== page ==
The satellite lower troposphere temperature data available from the University of Alabama, Huntsville, Ref.1, provides seasonally adjusted, monthly temperature values for eight Latitude zones, namely Global: 90°S to 90°N, Northern Hemisphere: 0° to 90°N, Southern Hemisphere: 0° to 90°S, Tropics: 20°S to 20°N, Northern Extension: 20°N to 90°N, Southern Extension: 90°S to 20°S, North Pole: 60°N to 90°N and South Pole: 90°S to 60°S. This study is about the Global, whole of Earth temperature, over the 42 year period December 1978 to April 2021, shown in Figure 1.
Linear regression applied to the Global residual temperature time series gave the significant rate of change of 0.14 degrees Celsius per decade, being 21 times the standard error.
The monthly Global temperature is calculated by taking the mean value of a world-wide grid of values that are, in turn, the mean of the temperatures measured throughout the month at each of the individual grid points. The statistical Central Limit theorem rules that the mean of a set of mean values should approach a Normal Statistical distribution as the number of values increases. Treating the 509 Global temperature values as a set of samples gave an estimate for the source population as a Normal Statistical distribution with a mean of -0.077 degrees Celsius and a standard deviation of 0.245, with a probability of 52%. Here the mean is not an actual global temperature as all of the values are supplied with a reference level removed, being the average value over the 30 year period 1991 to 2020.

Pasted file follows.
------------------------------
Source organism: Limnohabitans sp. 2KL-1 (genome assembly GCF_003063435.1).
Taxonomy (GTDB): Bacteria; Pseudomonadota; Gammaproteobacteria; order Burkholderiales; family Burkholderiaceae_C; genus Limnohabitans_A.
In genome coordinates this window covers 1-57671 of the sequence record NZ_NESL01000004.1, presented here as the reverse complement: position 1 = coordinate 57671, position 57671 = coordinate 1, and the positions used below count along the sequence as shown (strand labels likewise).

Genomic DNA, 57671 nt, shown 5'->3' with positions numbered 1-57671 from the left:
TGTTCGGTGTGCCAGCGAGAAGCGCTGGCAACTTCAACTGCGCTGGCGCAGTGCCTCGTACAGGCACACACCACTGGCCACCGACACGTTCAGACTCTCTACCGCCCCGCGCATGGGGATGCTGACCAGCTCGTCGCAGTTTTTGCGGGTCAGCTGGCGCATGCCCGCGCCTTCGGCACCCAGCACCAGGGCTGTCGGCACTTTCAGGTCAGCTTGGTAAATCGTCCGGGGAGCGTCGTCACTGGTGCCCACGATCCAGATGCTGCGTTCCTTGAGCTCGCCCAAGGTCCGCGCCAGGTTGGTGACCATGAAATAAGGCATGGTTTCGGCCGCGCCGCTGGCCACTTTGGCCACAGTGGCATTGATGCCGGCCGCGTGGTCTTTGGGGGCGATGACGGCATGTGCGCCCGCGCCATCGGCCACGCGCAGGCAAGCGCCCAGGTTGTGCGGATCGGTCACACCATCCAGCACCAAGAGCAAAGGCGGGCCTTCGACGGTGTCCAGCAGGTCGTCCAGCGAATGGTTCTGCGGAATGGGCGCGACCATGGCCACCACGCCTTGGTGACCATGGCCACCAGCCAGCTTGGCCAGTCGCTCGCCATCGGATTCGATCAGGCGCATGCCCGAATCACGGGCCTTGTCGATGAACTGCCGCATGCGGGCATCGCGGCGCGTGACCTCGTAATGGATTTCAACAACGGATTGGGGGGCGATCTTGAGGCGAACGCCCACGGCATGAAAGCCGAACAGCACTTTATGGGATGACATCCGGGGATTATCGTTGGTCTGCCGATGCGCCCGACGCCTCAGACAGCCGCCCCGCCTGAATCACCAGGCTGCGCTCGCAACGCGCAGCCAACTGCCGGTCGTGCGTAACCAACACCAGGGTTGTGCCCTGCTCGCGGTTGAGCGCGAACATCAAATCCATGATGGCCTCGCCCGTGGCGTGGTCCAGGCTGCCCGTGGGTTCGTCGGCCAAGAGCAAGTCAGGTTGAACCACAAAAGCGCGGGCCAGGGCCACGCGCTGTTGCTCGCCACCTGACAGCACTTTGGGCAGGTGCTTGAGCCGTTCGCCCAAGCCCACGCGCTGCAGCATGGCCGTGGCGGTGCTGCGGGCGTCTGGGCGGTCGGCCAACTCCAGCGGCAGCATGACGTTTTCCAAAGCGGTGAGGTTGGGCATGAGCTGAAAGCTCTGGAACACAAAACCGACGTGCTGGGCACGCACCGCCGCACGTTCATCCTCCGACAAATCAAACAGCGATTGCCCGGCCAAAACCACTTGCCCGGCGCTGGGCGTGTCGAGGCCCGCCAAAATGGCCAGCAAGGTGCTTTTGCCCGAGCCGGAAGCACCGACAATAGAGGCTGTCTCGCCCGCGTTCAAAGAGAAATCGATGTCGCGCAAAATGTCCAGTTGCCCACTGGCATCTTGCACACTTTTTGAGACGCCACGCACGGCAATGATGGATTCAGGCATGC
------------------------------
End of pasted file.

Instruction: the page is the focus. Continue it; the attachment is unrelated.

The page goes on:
Treating the values as a Time Series gave an estimated model fit of an ARMA(1,1), that is, a first order autoregression moving average model in which each subsequent value is partly dependent on the previous value. The lack of independence between consecutive values means that the more-usual statistical tests are not applicable.
Data for the CO2 concentration measured at the Mauna Loa Observatory, Ref.2, for the period December 1978 to January 2021 is shown in Figure 2. Note that the global temperature and the CO2 concentration are both supplied after adjustment has been made for the seasonal variation.
Linear regression applied to the seasonally adjusted CO2 concentration gave the highly significant rate of change of 1.84 ppm pa, being 224 times the standard error.
Treating the 506 values of the seasonally adjusted CO2 concentration as a sample from a population gave an estimate for the source population of a Uniform Distribution (335.8, 415.2), that is a distribution that has the same probability for every sample value between the minimum and maximum values shown, (335.8 to 415.2).
Treating the values as a Time Series gave an estimated model fit of an ARIMA(1,1,1), that is, a first order autoregressive integrated first order moving average model in which each subsequent value is partly dependent on the previous value.
Visually the Global satellite temperature anomaly and CO2 concentration have completely different profiles. Treating the data statistically shows that the two sets of measurements fit different probability distributions and different Time series models indicating that there is no causal relationship between the two. While a positive linear trend can be calculated for each of the two series, this does not mean that there is any causal interrelationship as most time series will fit either a positive or a negative trend but this is not sufficient to prove that they are related in any way.
Temperature vs. CO2 rate of change
Figure 3 shows the annual rate of change of the CO2 concentration determined by taking differences between measurements 12 months apart. It replicates all of the major features of the Global temperature profile seen in Figure 1.
Treating the calculated annual rates of change of CO2 concentration as samples from a population of such rates gave a 85% probability that the data arose from a Normal Statistical distribution with mean 1.86 ppm pa and standard deviation 0.72.
Alternatively, treating the calculated annual rates of change of CO2 concentration as a Time Series gave a fit of a third order autoregressive model AR(3), that is, a weakly stationary series in which each value is dependent on the previous three values of the time series with regression coefficients 0.5703,0.1628 and 0.1387 respectively.